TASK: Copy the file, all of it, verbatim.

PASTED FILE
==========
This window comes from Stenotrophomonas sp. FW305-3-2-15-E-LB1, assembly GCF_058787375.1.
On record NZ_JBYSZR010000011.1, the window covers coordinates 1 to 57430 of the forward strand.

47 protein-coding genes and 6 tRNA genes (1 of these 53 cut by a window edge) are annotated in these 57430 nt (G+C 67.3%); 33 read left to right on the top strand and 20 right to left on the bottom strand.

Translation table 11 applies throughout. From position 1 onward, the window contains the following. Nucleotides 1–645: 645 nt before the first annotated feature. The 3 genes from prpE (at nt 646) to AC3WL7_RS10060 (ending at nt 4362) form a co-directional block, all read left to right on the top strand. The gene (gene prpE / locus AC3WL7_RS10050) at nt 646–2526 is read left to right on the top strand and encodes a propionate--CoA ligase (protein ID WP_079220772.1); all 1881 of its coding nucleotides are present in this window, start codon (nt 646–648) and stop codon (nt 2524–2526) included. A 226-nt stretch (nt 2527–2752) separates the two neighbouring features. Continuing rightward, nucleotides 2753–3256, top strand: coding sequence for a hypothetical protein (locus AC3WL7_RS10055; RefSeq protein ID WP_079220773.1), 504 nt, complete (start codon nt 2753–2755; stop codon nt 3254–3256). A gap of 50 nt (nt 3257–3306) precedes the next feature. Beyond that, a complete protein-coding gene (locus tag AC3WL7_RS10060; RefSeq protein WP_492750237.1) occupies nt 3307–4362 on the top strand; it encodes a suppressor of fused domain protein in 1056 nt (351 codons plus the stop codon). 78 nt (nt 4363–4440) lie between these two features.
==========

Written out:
This window comes from Stenotrophomonas sp. FW305-3-2-15-E-LB1, assembly GCF_058787375.1.
On record NZ_JBYSZR010000011.1, the window covers coordinates 1 to 57430 of the forward strand.

47 protein-coding genes and 6 tRNA genes (1 of these 53 cut by a window edge) are annotated in these 57430 nt (G+C 67.3%); 33 read left to right on the top strand and 20 right to left on the bottom strand.

Translation table 11 applies throughout. From position 1 onward, the window contains the following. Nucleotides 1–645: 645 nt before the first annotated feature. The 3 genes from prpE (at nt 646) to AC3WL7_RS10060 (ending at nt 4362) form a co-directional block, all read left to right on the top strand. The gene (gene prpE / locus AC3WL7_RS10050) at nt 646–2526 is read left to right on the top strand and encodes a propionate--CoA ligase (protein ID WP_079220772.1); all 1881 of its coding nucleotides are present in this window, start codon (nt 646–648) and stop codon (nt 2524–2526) included. A 226-nt stretch (nt 2527–2752) separates the two neighbouring features. Continuing rightward, nucleotides 2753–3256, top strand: coding sequence for a hypothetical protein (locus AC3WL7_RS10055; RefSeq protein ID WP_079220773.1), 504 nt, complete (start codon nt 2753–2755; stop codon nt 3254–3256). A gap of 50 nt (nt 3257–3306) precedes the next feature. Beyond that, a complete protein-coding gene (locus tag AC3WL7_RS10060; RefSeq protein WP_492750237.1) occupies nt 3307–4362 on the top strand; it encodes a suppressor of fused domain protein in 1056 nt (351 codons plus the stop codon). 78 nt (nt 4363–4440) lie between these two features.